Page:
The fate of the Redskins’ and the Slants’ trademarks—and other similar marks—now lies with the Supreme Court.
Star Athletica, LLC v. Varsity Brands, Inc. (Docket No. 15-866, S. Ct.)
In Star Athletica, LLC v. Varsity Brands, Inc., the Supreme Court will decide whether aesthetic features in a “useful article” warrant copyright protection.
The Copyright Act does not permit copyrighting the design of a useful article. An article’s component features also cannot be copyrighted unless they are capable of being “identified separately from” and “existing independently of . . . the utilitarian aspects of the article.” 17 U.S.C. § 101. Courts have long wrestled with how to determine whether component features are sufficiently “separable” from the design of an otherwise unprotectable object and thus copyrightable.
Varsity Brands sued Star Athletica for copying the designs of cheerleading uniforms. The district court granted summary judgment in Star Athletica’s favor, determining that the configuration of stripes, chevrons, and color blocks on a cheerleading uniform could not be separated from the uniform’s utilitarian function. On appeal, the Sixth Circuit reversed, holding that the designs were sufficiently “separable” as to qualify as copyrightable subject matter. Varsity Brands, Inc. v. Star Athletica, LLC, 799 F.3d 468, 471 (6th Cir. 2015).
The Supreme Court must now decide on “the appropriate test to determine when a feature of a useful article is protectable under § 101 of the Copyright Act.” The Solicitor General has filed a brief in support of Varsity Brand, arguing that certain designs of useful articles should be copyrightable.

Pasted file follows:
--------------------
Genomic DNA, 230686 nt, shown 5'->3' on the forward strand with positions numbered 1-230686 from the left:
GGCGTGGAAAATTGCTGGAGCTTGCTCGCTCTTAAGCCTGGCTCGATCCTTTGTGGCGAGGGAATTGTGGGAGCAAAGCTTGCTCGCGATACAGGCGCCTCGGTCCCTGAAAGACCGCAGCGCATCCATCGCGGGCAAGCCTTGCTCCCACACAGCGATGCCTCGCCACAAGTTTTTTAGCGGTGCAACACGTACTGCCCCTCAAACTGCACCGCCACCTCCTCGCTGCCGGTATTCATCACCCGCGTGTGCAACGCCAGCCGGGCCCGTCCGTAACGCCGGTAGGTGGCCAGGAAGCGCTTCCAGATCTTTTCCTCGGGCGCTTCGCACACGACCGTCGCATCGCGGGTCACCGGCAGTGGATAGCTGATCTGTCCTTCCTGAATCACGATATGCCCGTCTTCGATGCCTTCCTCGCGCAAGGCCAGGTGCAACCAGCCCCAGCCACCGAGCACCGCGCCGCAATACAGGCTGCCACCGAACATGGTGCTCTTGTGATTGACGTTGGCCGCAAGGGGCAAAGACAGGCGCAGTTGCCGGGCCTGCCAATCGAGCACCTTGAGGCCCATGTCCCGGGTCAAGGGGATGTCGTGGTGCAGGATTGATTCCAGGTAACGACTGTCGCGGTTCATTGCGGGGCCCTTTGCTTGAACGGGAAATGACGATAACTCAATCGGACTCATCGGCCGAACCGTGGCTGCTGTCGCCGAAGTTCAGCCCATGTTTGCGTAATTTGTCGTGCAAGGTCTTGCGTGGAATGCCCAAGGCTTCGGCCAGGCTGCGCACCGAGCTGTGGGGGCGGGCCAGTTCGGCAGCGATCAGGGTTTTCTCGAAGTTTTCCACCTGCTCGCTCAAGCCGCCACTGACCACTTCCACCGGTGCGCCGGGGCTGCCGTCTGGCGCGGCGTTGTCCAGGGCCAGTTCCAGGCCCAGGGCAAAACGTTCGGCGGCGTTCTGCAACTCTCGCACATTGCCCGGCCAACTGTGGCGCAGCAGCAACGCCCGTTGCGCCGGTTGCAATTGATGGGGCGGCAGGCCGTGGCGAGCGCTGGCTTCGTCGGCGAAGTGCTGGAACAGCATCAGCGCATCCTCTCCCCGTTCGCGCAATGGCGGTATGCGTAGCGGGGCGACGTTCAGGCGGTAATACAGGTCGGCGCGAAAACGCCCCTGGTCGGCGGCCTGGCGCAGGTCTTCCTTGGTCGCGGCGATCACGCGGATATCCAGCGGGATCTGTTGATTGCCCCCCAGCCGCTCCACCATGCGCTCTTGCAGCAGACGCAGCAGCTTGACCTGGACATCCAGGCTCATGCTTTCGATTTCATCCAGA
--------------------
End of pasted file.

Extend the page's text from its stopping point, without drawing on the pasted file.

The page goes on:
During the October 31, 2016 argument, Star Athletica argued that Varsity Brands’ design is intertwined with the uniform’s functionality, as it makes the wearer appear slimmer and taller. As a result, it cannot be copyrighted. On its part, Varsity Brands argued that the design is separable and does not serve a “utilitarian” function. Some of the justices expressed concern that Varsity Brands’ interpretation would allow monopolies over clothing designs.
The Supreme Court’s decision will clarify the standard for evaluating the “separability” of copyrightable features from non-protectable, utilitarian aspects of useful articles. Because clothing designs generally cannot be copyrighted under current law, the Court’s decision may have significant ramifications for the fashion industry and other fields that combine aesthetics and function.
TC Heartland LLC v. Kraft Food Brands Group LLC (Docket No. 16-341, S. Ct.)
The patent venue statute, 28 U.S.C. § 1400(b), provides that patent infringement actions “may be brought in the judicial district where the defendant resides.” In TC Heartland LLC v. Kraft Food Brands Group LLC, the Supreme Court may clarify whether Section 1400(b) is the sole provision governing venue in patent infringement actions.
Under the Federal Circuit’s 1990 decision in VE Holding Corp. v. Johnson Gas Appliance Co.,a patentee may sue a corporate defendant in any district where personal jurisdiction exists over a corporate defendant. 917 F.2d 1574 (Fed. Cir. 1990). The Federal Circuit in VE Holding relied on a broad interpretation of 28 U.S.C. § 1391(c)(2) to reach this outcome. Under that section, a corporate entity is deemed to reside “in any judicial district in which such defendant is subject to the court’s personal jurisdiction” “for venue purposes.” Id. at 1583.